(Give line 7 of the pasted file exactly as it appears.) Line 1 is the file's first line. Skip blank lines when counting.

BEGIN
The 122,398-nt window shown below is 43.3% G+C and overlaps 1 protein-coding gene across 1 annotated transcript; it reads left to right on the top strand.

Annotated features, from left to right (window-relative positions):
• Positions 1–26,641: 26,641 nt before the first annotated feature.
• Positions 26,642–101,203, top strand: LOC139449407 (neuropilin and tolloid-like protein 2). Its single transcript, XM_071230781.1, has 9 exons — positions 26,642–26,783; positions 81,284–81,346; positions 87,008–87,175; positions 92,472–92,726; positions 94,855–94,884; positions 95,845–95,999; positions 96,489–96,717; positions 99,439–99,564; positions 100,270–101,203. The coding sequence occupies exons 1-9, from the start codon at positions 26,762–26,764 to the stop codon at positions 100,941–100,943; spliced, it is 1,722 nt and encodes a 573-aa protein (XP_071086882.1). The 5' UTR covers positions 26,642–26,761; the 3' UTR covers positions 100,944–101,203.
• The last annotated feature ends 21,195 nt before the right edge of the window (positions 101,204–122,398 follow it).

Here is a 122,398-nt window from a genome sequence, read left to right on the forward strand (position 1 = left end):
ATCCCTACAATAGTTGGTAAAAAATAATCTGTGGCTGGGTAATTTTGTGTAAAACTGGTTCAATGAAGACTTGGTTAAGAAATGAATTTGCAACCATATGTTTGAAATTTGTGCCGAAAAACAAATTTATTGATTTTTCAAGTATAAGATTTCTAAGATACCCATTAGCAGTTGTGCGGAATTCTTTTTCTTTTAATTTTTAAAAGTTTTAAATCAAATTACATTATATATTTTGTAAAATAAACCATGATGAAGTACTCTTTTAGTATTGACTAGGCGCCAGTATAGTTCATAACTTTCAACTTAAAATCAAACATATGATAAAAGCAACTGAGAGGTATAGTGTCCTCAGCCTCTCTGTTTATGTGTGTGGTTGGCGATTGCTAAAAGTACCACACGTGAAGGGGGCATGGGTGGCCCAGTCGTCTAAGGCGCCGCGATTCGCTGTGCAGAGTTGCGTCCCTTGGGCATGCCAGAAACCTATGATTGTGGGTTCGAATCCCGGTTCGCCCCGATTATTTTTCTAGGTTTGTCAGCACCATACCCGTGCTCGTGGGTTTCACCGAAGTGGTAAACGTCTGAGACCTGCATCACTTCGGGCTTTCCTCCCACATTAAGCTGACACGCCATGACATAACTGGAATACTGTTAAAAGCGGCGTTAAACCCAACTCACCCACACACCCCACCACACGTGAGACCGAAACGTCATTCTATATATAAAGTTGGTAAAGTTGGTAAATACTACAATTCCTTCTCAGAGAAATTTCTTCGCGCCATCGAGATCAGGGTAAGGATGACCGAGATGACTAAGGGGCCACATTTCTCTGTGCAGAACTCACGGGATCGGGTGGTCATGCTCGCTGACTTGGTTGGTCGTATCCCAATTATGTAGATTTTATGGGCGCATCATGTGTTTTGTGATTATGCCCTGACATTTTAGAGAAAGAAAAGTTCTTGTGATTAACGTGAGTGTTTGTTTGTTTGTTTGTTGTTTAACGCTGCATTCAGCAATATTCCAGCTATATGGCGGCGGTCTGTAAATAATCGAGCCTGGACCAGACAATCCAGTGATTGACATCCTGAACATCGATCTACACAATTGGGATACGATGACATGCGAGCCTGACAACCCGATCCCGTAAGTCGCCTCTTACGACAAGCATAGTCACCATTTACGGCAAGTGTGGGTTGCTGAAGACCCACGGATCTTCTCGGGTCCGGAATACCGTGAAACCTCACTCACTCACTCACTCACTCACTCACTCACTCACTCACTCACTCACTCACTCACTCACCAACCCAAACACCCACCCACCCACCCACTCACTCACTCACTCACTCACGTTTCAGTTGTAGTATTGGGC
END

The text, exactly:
ATCCCTACAATAGTTGGTAAAAAATAATCTGTGGCTGGGTAATTTTGTGTAAAACTGGTTCAATGAAGACTTGGTTAAGAAATGAATTTGCAACCATATGTTTGAAATTTGTGCCGAAAAACAAATTTATTGATTTTTCAAGTATAAGATTTCTAAGATACCCATTAGCAGTTGTGCGGAATTCTTTTTCTTTTAATTTTTAAAAGTTTTAAATCAAATTACATTATATATTTTGTAAAATAAACCATGATGAAGTACTCTTTTAGTATTGACTAGGCGCCAGTATAGTTCATAACTTTCAACTTAAAATCAAACATATGATAAAAGCAACTGAGAGGTATAGTGTCCTCAGCCTCTCTGTTTATGTGTGTGGTTGGCGATTGCTAAAAGTACCACACGTGAAGGGGGCATGGGTGGCCCAGTCGTCTAAGGCGCCGCGATTCGCTGTGCAGAGTTGCGTCCCTTGGGCATGCCAGAAACCTATGATTGTGGGTTCGAATCCCGGTTCGCCCCGATTATTTTTCTAGGTTTGTCAGCACCATACCCGTGCTCGTGGGTTTCACCGAAGTGGTAAACGTCTGAGACCTGCATCACTTCGGGCTTTCCTCCCACATTAAGCTGACACGCCATGACATAACTGGAATACTGTTAAAAGCGGCGTTAAACCCAACTCACCCACACACCCCACCACACGTGAGACCGAAACGTCATTCTATATATAAAGTTGGTAAAGTTGGTAAATACTACAATTCCTTCTCAGAGAAATTTCTTCGCGCCATCGAGATCAGGGTAAGGATGACCGAGATGACTAAGGGGCCACATTTCTCTGTGCAGAACTCACGGGATCGGGTGGTCATGCTCGCTGACTTGGTTGGTCGTATCCCAATTATGTAGATTTTATGGGCGCATCATGTGTTTTGTGATTATGCCCTGACATTTTAGAGAAAGAAAAGTTCTTGTGATTAACGTGAGTGTTTGTTTGTTTGTTTGTTGTTTAACGCTGCATTCAGCAATATTCCAGCTATATGGCGGCGGTCTGTAAATAATCGAGCCTGGACCAGACAATCCAGTGATTGACATCCTGAACATCGATCTACACAATTGGGATACGATGACATGCGAGCCTGACAACCCGATCCCGTAAGTCGCCTCTTACGACAAGCATAGTCACCATTTACGGCAAGTGTGGGTTGCTGAAGACCCACGGATCTTCTCGGGTCCGGAATACCGTGAAACCTCACTCACTCACTCACTCACTCACTCACTCACTCACTCACTCACTCACTCACTCACTCACCAACCCAAACACCCACCCACCCACCCACTCACTCACTCACTCACTCACGTTTCAGTTGTAGTATTGGGC